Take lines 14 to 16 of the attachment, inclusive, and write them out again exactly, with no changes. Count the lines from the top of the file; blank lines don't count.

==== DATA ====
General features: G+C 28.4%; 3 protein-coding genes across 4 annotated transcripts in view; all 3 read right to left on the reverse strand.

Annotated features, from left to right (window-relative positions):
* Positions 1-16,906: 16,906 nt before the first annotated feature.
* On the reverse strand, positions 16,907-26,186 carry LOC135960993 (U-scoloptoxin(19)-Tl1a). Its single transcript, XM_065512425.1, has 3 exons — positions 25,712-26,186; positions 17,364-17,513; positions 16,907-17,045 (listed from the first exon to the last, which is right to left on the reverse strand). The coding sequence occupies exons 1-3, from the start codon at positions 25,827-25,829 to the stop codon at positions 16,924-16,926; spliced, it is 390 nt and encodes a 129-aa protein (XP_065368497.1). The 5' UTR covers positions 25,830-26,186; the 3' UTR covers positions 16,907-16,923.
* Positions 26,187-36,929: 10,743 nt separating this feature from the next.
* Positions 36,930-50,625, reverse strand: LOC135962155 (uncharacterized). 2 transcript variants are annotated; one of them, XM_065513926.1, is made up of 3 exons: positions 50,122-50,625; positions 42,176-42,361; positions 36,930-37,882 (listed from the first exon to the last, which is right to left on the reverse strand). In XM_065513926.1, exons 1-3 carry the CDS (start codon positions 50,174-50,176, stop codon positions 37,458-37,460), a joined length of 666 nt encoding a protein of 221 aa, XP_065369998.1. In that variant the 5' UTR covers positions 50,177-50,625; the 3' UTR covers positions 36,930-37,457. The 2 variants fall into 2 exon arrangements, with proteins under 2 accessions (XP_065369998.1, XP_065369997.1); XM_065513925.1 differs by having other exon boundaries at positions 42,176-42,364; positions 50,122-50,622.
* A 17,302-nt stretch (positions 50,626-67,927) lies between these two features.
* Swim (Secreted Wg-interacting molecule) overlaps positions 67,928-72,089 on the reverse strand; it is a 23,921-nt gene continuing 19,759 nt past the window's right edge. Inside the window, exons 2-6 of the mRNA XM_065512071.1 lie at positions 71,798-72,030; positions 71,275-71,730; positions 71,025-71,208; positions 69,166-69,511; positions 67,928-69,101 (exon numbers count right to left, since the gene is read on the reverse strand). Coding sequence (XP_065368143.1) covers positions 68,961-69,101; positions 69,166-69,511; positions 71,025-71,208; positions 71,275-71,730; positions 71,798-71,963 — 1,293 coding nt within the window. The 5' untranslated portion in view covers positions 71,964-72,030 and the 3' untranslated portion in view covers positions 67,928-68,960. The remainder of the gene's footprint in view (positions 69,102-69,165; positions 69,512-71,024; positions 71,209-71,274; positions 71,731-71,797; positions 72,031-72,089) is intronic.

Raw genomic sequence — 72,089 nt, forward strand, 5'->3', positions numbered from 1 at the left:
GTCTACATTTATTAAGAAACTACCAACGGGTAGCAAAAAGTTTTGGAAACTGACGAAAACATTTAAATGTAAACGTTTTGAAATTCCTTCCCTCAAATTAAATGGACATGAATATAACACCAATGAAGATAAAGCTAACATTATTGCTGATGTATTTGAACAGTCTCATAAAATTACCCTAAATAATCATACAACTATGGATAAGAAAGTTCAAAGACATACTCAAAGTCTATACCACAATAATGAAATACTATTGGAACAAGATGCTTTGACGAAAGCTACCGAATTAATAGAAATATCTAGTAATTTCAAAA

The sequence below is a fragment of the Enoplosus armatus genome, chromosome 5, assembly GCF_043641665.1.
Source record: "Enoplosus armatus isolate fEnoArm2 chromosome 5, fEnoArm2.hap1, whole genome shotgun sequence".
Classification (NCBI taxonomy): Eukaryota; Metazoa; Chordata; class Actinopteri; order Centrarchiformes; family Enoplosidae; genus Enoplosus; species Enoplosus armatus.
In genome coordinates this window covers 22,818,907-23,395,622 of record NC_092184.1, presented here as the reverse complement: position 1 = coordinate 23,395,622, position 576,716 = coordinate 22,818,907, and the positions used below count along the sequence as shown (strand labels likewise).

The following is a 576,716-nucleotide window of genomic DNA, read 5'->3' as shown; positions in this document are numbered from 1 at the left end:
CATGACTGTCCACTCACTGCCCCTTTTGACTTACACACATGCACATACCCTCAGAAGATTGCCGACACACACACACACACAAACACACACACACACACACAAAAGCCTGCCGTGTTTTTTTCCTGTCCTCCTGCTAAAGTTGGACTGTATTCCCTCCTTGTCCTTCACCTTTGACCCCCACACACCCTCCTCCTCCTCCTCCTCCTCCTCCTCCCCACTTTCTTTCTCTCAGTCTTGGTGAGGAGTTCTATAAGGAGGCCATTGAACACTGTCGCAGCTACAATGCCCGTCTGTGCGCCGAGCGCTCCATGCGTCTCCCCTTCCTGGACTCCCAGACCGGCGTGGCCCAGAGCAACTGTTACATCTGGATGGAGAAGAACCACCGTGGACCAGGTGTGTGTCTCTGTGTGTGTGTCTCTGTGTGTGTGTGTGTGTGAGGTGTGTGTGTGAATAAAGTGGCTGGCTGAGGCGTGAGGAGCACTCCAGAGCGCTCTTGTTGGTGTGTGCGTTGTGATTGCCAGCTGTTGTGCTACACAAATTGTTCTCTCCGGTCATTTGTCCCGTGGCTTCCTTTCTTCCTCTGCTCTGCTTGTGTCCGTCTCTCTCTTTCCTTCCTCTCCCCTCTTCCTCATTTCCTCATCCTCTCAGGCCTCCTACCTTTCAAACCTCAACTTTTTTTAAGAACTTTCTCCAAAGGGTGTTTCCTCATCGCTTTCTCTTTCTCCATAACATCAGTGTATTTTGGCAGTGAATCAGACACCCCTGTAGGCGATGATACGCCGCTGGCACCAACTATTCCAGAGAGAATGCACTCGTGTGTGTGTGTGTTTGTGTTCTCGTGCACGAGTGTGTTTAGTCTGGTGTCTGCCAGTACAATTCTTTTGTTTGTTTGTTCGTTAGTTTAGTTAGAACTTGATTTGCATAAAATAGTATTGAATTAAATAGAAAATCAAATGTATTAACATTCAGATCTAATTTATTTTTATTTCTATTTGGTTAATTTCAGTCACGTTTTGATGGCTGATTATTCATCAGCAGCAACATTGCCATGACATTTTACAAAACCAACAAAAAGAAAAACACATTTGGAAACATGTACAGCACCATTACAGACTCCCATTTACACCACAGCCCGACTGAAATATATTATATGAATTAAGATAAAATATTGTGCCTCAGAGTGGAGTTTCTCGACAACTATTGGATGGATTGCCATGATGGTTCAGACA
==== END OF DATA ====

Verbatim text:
In genome coordinates this window covers 22,818,907-23,395,622 of record NC_092184.1, presented here as the reverse complement: position 1 = coordinate 23,395,622, position 576,716 = coordinate 22,818,907, and the positions used below count along the sequence as shown (strand labels likewise).

The following is a 576,716-nucleotide window of genomic DNA, read 5'->3' as shown; positions in this document are numbered from 1 at the left end:
CATGACTGTCCACTCACTGCCCCTTTTGACTTACACACATGCACATACCCTCAGAAGATTGCCGACACACACACACACACAAACACACACACACACACACAAAAGCCTGCCGTGTTTTTTTCCTGTCCTCCTGCTAAAGTTGGACTGTATTCCCTCCTTGTCCTTCACCTTTGACCCCCACACACCCTCCTCCTCCTCCTCCTCCTCCTCCTCCCCACTTTCTTTCTCTCAGTCTTGGTGAGGAGTTCTATAAGGAGGCCATTGAACACTGTCGCAGCTACAATGCCCGTCTGTGCGCCGAGCGCTCCATGCGTCTCCCCTTCCTGGACTCCCAGACCGGCGTGGCCCAGAGCAACTGTTACATCTGGATGGAGAAGAACCACCGTGGACCAGGTGTGTGTCTCTGTGTGTGTGTCTCTGTGTGTGTGTGTGTGTGAGGTGTGTGTGTGAATAAAGTGGCTGGCTGAGGCGTGAGGAGCACTCCAGAGCGCTCTTGTTGGTGTGTGCGTTGTGATTGCCAGCTGTTGTGCTACACAAATTGTTCTCTCCGGTCATTTGTCCCGTGGCTTCCTTTCTTCCTCTGCTCTGCTTGTGTCCGTCTCTCTCTTTCCTTCCTCTCCCCTCTTCCTCATTTCCTCATCCTCTCAGGCCTCCTACCTTTCAAACCTCAACTTTTTTTAAGAACTTTCTCCAAAGGGTGTTTCCTCATCGCTTTCTCTTTCTCCATAACATCAGTGTATTTTGGCAGTGAATCAGACACCCCTGTAGGCGATGATACGCCGCTGGCACCAACTATTCCAGAGAGAATGCACTCGTGTGTGTGTGTGTTTGTGTTCTCGTGCACGAGTGTGTTTAGTCTGGTGTCTGCCAGTACAATTCTTTTGTTTGTTTGTTCGTTAGTTTAGTTAGAACTTGATTTGCATAAAATAGTATTGAATTAAATAGAAAATCAAATGTATTAACATTCAGATCTAATTTATTTTTATTTCTATTTGGTTAATTTCAGTCACGTTTTGATGGCTGATTATTCATCAGCAGCAACATTGCCATGACATTTTACAAAACCAACAAAAAGAAAAACACATTTGGAAACATGTACAGCACCATTACAGACTCCCATTTACACCACAGCCCGACTGAAATATATTATATGAATTAAGATAAAATATTGTGCCTCAGAGTGGAGTTTCTCGACAACTATTGGATGGATTGCCATGATGGTTCAGACA